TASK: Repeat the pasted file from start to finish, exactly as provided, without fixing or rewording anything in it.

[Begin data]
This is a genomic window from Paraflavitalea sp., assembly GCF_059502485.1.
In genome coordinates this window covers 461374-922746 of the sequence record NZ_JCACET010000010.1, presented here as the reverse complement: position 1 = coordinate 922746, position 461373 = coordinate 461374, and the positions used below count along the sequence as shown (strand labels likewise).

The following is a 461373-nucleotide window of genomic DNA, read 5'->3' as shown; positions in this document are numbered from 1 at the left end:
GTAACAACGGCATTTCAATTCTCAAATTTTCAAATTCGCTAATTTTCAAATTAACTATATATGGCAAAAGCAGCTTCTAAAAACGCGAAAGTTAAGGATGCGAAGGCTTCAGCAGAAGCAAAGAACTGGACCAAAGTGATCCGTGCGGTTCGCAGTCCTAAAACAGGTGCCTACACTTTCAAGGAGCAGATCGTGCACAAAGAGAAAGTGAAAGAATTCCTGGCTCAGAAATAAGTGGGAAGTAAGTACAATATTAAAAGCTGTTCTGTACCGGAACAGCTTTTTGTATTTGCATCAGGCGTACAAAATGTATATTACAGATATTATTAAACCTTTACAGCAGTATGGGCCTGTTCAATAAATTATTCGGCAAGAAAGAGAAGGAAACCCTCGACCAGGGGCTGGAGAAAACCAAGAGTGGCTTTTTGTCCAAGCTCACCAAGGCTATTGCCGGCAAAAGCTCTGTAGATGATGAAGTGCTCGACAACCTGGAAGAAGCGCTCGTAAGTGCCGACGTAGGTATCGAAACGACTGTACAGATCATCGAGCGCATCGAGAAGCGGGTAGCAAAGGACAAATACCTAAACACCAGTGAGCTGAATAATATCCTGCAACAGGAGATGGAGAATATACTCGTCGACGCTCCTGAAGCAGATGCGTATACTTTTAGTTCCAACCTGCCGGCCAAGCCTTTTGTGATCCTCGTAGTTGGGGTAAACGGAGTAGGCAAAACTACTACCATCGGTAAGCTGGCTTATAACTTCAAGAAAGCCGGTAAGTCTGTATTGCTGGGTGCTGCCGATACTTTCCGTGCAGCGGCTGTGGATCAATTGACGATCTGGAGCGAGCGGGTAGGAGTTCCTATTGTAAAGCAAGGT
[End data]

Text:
This is a genomic window from Paraflavitalea sp., assembly GCF_059502485.1.
In genome coordinates this window covers 461374-922746 of the sequence record NZ_JCACET010000010.1, presented here as the reverse complement: position 1 = coordinate 922746, position 461373 = coordinate 461374, and the positions used below count along the sequence as shown (strand labels likewise).

The following is a 461373-nucleotide window of genomic DNA, read 5'->3' as shown; positions in this document are numbered from 1 at the left end:
GTAACAACGGCATTTCAATTCTCAAATTTTCAAATTCGCTAATTTTCAAATTAACTATATATGGCAAAAGCAGCTTCTAAAAACGCGAAAGTTAAGGATGCGAAGGCTTCAGCAGAAGCAAAGAACTGGACCAAAGTGATCCGTGCGGTTCGCAGTCCTAAAACAGGTGCCTACACTTTCAAGGAGCAGATCGTGCACAAAGAGAAAGTGAAAGAATTCCTGGCTCAGAAATAAGTGGGAAGTAAGTACAATATTAAAAGCTGTTCTGTACCGGAACAGCTTTTTGTATTTGCATCAGGCGTACAAAATGTATATTACAGATATTATTAAACCTTTACAGCAGTATGGGCCTGTTCAATAAATTATTCGGCAAGAAAGAGAAGGAAACCCTCGACCAGGGGCTGGAGAAAACCAAGAGTGGCTTTTTGTCCAAGCTCACCAAGGCTATTGCCGGCAAAAGCTCTGTAGATGATGAAGTGCTCGACAACCTGGAAGAAGCGCTCGTAAGTGCCGACGTAGGTATCGAAACGACTGTACAGATCATCGAGCGCATCGAGAAGCGGGTAGCAAAGGACAAATACCTAAACACCAGTGAGCTGAATAATATCCTGCAACAGGAGATGGAGAATATACTCGTCGACGCTCCTGAAGCAGATGCGTATACTTTTAGTTCCAACCTGCCGGCCAAGCCTTTTGTGATCCTCGTAGTTGGGGTAAACGGAGTAGGCAAAACTACTACCATCGGTAAGCTGGCTTATAACTTCAAGAAAGCCGGTAAGTCTGTATTGCTGGGTGCTGCCGATACTTTCCGTGCAGCGGCTGTGGATCAATTGACGATCTGGAGCGAGCGGGTAGGAGTTCCTATTGTAAAGCAAGGT